- Blend, and add the fish sauce, lime juice and chili flakes to taste (be careful with the fish sauce and add it little by little, it can get very overwhelming very quickly).
- Season if required.
This recipe is adapted from Claus Meyer’s ‘Almanak‘ an incredibly beautiful and varied Danish cookbook that makes me wish I actually could understand Danish. Claus Meyer is one of the founders of the New Nordic Cuisine concept who, along with Rene Redzepi, set up Noma. Meyer is a household name in Denmark, and his cookbooks have been on the shelves of every Danish house I have visited. His Ted talk on indigenous food cultures is well worth a watch.
This recipe is pure New Nordic Cuisine. It is seasonal and relies on almost all local ingredients (although the original called for chorizo, we went for bacon instead since we already had it in the fridge). The marinaded raw artichoke and vinegar add a really nice edge and contrast to the silky soup. We only had a dark stock to hand, but if you can make this with a light chicken stock, it will turn out a beautiful ethereal creamy white. Serves 6 as a starter.
- 500g Jerusalem artichokes
- 1 litre chicken or vegetable stock
- 1 onion
- 2 garlic cloves
- 3 sprigs of thyme
- 50g bacon
- 1/2 bunch fresh chives
- 2 tablespoons olive oil
- 2-3 tablespoons cider vinegar
- 50ml cream
- 25g butter
- 1 pinch of nutmeg (optional)
- Chop the onion and one garlic clove.
- Peel the artichokes and set two aside for the marinated raw artichoke.
- Roughly chop the remainin artichoke.
- Saute the onion in the butter over a medium low heat until softened, about 8-10 minutes.
- Add the garlic and thyme and cook for 1-2 minutes.
- Add the artichoke and saute for 5 minutes.
- Add the stock and cook for another 10-15 minutes until the artichokes are soft.
- Meanwhile to make the marinated raw artichoke, chop the artichokes into small cubes.
- Cut the garlic into identifiable slices and add to the oil and 2 tablespoons of vinegar.
- Chop in half the chives and add the artichoke, leaving to marinate for 10-15 minutes.
- Finely chop the bacon and fry until crispy, 3-4 minutes.
- Remove the thyme and blend the soup until smooth.
- Return to the pot, stir in the cream and reheat gently before serving.
- Remove the garlic from the marinaded artichoke.
- Season the soup with salt, pepper, nutmeg and a little bit of vinegar to taste.
- Serve topped with bacon, remaining chopped chives and marinated artichoke.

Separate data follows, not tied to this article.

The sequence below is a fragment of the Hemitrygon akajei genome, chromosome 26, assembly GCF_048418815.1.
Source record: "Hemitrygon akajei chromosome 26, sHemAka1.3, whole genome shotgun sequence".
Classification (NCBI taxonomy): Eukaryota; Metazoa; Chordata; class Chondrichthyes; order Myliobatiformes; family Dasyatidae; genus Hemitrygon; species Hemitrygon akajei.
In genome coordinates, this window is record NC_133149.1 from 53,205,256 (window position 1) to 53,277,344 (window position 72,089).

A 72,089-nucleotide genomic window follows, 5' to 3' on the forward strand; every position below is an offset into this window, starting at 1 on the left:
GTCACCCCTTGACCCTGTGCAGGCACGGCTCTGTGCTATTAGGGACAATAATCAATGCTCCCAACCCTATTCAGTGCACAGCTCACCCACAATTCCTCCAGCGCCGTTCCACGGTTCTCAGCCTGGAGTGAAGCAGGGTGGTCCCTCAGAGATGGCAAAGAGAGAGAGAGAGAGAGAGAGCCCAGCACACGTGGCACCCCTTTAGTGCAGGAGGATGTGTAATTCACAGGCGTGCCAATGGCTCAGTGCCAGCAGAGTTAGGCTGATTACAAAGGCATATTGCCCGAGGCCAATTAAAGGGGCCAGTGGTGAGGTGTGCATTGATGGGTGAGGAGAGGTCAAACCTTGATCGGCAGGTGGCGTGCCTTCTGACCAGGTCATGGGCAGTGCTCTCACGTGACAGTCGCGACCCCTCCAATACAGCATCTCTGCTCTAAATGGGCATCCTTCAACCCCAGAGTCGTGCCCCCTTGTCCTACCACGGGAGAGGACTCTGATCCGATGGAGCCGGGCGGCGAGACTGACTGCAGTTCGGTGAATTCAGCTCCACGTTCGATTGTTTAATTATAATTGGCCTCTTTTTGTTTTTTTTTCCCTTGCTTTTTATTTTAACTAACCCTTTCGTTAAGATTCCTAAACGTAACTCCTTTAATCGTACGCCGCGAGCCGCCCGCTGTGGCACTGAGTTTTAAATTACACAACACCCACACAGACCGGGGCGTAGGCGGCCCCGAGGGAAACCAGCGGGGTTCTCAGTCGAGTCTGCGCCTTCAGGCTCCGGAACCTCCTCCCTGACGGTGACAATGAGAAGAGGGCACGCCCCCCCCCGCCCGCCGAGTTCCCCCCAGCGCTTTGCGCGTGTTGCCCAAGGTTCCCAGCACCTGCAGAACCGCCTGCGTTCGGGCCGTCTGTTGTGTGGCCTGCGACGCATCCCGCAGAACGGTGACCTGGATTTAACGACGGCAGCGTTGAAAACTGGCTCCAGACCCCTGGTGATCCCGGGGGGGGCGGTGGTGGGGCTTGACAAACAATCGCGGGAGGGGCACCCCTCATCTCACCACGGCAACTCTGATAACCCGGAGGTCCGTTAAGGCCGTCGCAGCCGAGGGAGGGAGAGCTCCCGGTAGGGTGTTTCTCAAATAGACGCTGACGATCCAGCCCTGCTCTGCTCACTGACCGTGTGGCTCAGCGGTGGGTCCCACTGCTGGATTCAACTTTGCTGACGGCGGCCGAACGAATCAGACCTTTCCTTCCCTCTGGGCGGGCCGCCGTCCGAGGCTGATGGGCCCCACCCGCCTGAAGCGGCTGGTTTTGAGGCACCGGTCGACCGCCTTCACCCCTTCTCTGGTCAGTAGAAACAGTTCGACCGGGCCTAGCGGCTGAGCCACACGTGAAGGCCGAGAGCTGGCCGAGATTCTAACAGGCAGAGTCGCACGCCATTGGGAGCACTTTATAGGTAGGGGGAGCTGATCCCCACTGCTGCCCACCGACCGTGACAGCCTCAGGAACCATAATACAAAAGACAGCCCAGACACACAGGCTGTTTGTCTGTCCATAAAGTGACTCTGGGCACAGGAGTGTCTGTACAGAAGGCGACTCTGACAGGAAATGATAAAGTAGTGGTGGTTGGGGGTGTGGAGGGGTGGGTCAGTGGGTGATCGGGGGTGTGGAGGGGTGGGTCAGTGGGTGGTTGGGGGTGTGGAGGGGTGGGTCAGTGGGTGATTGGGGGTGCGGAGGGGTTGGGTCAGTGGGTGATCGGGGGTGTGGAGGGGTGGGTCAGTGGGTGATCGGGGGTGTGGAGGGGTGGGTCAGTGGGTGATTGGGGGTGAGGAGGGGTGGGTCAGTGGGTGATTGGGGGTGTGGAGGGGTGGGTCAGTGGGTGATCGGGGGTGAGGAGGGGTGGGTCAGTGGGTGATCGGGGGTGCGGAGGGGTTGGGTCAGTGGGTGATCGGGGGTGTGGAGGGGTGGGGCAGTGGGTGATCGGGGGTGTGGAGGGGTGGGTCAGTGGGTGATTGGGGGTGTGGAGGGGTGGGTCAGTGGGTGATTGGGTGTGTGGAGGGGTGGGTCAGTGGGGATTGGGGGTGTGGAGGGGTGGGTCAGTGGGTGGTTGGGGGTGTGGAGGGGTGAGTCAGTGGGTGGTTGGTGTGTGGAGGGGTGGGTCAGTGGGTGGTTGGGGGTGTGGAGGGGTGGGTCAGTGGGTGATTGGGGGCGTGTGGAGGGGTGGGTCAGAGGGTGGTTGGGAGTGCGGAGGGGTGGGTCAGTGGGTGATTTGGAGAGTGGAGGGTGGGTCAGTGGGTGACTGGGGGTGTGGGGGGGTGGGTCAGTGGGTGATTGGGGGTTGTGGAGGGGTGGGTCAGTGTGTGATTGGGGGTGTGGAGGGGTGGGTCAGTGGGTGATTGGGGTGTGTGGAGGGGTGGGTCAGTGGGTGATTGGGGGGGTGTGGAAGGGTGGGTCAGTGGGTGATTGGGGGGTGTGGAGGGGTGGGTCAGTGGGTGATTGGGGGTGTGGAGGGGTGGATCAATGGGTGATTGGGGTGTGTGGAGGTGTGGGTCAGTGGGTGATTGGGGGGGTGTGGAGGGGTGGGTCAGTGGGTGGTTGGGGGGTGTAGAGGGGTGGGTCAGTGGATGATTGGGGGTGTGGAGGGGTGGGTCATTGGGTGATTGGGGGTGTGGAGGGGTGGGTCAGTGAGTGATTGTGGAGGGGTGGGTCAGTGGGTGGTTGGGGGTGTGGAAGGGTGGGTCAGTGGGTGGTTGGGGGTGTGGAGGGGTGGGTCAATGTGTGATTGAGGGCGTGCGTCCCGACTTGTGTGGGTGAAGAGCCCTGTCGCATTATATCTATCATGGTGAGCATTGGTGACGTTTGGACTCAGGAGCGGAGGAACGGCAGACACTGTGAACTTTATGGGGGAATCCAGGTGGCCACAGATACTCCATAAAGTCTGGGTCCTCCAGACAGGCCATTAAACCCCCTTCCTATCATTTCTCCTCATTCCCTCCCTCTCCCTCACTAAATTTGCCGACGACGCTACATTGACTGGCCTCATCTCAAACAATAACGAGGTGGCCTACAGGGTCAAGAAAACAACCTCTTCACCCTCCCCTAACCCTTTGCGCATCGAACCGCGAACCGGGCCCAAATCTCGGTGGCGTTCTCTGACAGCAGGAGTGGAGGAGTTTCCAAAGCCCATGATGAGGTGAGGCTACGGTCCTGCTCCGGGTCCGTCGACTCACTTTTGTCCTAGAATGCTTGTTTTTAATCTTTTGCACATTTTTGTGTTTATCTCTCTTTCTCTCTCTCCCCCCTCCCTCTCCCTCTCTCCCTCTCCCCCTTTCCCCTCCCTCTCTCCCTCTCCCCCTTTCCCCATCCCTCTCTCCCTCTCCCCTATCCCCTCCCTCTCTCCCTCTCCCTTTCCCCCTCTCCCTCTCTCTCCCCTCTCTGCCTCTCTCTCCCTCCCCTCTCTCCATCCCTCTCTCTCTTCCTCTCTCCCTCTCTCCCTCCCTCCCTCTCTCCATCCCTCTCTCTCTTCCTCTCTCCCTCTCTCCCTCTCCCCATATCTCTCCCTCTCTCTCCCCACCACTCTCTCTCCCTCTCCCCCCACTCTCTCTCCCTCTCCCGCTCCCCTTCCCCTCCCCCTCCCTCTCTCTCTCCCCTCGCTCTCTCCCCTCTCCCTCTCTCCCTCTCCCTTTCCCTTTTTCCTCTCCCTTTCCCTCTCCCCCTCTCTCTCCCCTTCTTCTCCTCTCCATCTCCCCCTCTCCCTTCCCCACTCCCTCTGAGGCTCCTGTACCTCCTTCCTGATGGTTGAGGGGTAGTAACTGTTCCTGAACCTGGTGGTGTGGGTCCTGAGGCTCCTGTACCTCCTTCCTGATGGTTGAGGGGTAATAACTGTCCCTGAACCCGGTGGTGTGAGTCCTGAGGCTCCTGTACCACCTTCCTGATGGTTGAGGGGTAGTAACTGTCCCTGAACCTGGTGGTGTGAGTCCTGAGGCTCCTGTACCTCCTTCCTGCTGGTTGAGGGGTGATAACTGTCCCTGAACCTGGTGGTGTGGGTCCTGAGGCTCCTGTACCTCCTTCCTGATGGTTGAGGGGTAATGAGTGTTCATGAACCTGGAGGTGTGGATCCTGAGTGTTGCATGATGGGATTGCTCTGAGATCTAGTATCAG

As Summer seems to be rapidly bypassing Autumn into winter, soup is the order of the day. Chorizo features a lot in my recipes, as it is a very easy way to give a great boost of flavour to various recipes, and a little goes a long way. Serves 4 as a starter.
- 1x 400g tin of white beans
- 100g blanched almonds, chopped
- 75g chorizo,chopped
- 4 large onions,chopped
- 3 cloves garlic,finely chopped
- 1 teaspoon paprika
- 1 litre chicken/vegetable stock
- 1-2 tablespoons balsamic vinegar
- Saute the onions on a medium heat until soft, approximately 4-5 minutes.
- Add the chorizo and cook for a further 3-4 minutes.
- Add the garlic and cook for 1-2 minutes.
- Add the almonds, beans, paprika and stock.
- Cook for approximately 20 minutes, until the the liquid has reduced and flavours are blended.
- Blend with a hand held liquidiser or blender.
- Swirl in balsamic vinegar in each before serving.
This my recipe for the traditional Spanish chilled tomato soup. It’s very refreshing for Summer, and pretty healthy to boot.It makes 4 starter portions or 2 lunch portions.
- 1kg cherry or vine tomatoes, chopped
- 2 small red peppers, deseeded and chopped
- 1 large onion, chopped
- 1 clove of garlic, chopped
- 6 tablespoons olive oil
- 2 tablespoons balsamic vinegar
- 2 tablespoons wine vinegar
- 75g soft, mild goats cheese, rind removed+ extra to top
- 1/2 teaspoon sugar
- 1 teaspoon smoked paprika
- 1 handful of cubes of stale bread
- salt and pepper
- Put all the ingredients except the croutons in a liquidiser, or blend with a hand held mixer.
- Push through a sieve to remove seeds and remaining skin.
- Chill for 2-3 hours, taste and season.
- Serve topped with the extra crumbled goats cheese and croutons.